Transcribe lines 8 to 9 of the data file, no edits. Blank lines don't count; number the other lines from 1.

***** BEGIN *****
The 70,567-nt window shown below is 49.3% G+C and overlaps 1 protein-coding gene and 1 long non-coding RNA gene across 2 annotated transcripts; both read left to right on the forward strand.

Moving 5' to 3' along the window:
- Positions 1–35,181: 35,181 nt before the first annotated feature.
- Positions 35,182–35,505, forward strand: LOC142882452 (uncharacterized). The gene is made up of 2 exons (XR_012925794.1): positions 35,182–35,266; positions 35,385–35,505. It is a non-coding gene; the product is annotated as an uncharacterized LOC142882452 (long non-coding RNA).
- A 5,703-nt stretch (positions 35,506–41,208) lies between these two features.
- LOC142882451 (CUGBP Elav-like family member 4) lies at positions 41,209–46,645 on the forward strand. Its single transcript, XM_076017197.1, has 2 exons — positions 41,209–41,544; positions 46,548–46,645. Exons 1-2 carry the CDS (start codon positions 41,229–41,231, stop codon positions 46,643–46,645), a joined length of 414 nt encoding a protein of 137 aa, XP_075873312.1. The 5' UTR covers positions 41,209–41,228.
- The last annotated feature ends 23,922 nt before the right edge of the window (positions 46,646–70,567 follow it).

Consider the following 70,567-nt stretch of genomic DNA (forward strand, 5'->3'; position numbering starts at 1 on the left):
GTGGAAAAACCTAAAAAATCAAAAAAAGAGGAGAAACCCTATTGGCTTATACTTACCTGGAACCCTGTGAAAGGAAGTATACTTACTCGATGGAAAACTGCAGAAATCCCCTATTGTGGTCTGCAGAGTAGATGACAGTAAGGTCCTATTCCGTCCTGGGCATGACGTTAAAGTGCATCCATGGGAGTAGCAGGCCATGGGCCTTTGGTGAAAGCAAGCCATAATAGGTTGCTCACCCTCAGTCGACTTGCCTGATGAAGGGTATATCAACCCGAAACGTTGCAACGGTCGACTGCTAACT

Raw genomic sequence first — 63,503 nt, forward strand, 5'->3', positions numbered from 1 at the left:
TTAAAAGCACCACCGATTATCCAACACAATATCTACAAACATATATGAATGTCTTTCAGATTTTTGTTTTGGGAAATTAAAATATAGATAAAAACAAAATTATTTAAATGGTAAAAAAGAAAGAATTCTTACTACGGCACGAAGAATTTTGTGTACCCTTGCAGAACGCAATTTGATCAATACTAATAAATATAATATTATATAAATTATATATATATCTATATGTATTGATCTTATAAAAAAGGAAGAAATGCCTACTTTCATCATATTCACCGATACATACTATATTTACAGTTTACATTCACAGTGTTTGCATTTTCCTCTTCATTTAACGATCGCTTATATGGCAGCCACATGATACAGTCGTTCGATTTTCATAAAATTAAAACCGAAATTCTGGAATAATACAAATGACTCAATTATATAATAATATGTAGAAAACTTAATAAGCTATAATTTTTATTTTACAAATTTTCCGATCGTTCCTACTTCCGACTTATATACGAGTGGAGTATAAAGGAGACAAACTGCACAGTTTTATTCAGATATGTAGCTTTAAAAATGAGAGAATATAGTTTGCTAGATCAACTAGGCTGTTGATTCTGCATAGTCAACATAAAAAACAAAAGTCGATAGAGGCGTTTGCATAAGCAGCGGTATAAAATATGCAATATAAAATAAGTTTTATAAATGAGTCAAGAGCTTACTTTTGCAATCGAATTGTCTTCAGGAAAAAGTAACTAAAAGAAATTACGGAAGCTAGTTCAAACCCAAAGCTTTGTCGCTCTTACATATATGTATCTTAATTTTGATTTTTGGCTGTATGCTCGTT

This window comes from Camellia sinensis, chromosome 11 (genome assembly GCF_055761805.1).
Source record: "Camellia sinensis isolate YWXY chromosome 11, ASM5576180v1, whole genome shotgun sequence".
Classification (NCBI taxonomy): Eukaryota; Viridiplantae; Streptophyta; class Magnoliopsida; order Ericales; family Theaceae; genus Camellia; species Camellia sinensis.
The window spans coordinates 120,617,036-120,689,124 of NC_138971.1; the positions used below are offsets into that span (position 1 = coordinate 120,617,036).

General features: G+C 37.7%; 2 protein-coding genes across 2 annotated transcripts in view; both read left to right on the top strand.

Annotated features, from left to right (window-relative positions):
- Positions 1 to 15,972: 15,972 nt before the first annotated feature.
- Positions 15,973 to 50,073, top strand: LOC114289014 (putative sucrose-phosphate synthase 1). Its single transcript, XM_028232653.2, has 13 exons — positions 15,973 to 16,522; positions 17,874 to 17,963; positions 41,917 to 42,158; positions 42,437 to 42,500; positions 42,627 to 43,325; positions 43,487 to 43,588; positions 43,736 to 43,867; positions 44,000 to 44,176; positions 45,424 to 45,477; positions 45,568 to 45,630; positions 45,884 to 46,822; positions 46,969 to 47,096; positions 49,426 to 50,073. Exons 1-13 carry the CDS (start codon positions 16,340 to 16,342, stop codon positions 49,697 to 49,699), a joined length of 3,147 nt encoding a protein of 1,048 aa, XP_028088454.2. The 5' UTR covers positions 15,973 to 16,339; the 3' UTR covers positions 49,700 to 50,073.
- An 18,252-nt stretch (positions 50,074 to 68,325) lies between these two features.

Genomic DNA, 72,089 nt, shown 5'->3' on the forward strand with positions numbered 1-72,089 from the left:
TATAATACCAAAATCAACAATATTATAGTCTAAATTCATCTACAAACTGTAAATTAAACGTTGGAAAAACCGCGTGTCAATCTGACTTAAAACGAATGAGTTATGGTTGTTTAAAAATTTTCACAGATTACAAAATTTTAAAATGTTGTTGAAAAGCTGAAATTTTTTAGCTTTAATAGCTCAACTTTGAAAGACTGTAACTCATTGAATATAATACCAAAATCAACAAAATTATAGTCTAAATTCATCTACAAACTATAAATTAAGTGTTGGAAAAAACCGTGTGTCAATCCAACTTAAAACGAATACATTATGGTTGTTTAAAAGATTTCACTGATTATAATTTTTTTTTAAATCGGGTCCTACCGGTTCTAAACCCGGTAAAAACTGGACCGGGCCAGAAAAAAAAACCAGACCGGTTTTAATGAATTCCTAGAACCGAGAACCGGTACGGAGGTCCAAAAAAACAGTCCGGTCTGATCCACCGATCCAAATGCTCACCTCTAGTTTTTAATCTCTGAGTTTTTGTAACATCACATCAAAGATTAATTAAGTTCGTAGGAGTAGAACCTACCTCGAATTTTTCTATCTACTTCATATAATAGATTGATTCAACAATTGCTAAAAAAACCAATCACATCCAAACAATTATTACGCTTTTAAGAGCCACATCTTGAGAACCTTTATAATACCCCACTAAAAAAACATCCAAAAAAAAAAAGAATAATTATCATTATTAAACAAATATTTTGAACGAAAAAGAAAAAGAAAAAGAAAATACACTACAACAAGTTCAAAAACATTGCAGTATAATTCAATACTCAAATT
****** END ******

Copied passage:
Consider the following 70,567-nt stretch of genomic DNA (forward strand, 5'->3'; position numbering starts at 1 on the left):
GTGGAAAAACCTAAAAAATCAAAAAAAGAGGAGAAACCCTATTGGCTTATACTTACCTGGAACCCTGTGAAAGGAAGTATACTTACTCGATGGAAAACTGCAGAAATCCCCTATTGTGGTCTGCAGAGTAGATGACAGTAAGGTCCTATTCCGTCCTGGGCATGACGTTAAAGTGCATCCATGGGAGTAGCAGGCCATGGGCCTTTGGTGAAAGCAAGCCATAATAGGTTGCTCACCCTCAGTCGACTTGCCTGATGAAGGGTATATCAACCCGAAACGTTGCAACGGTCGACTGCTAACT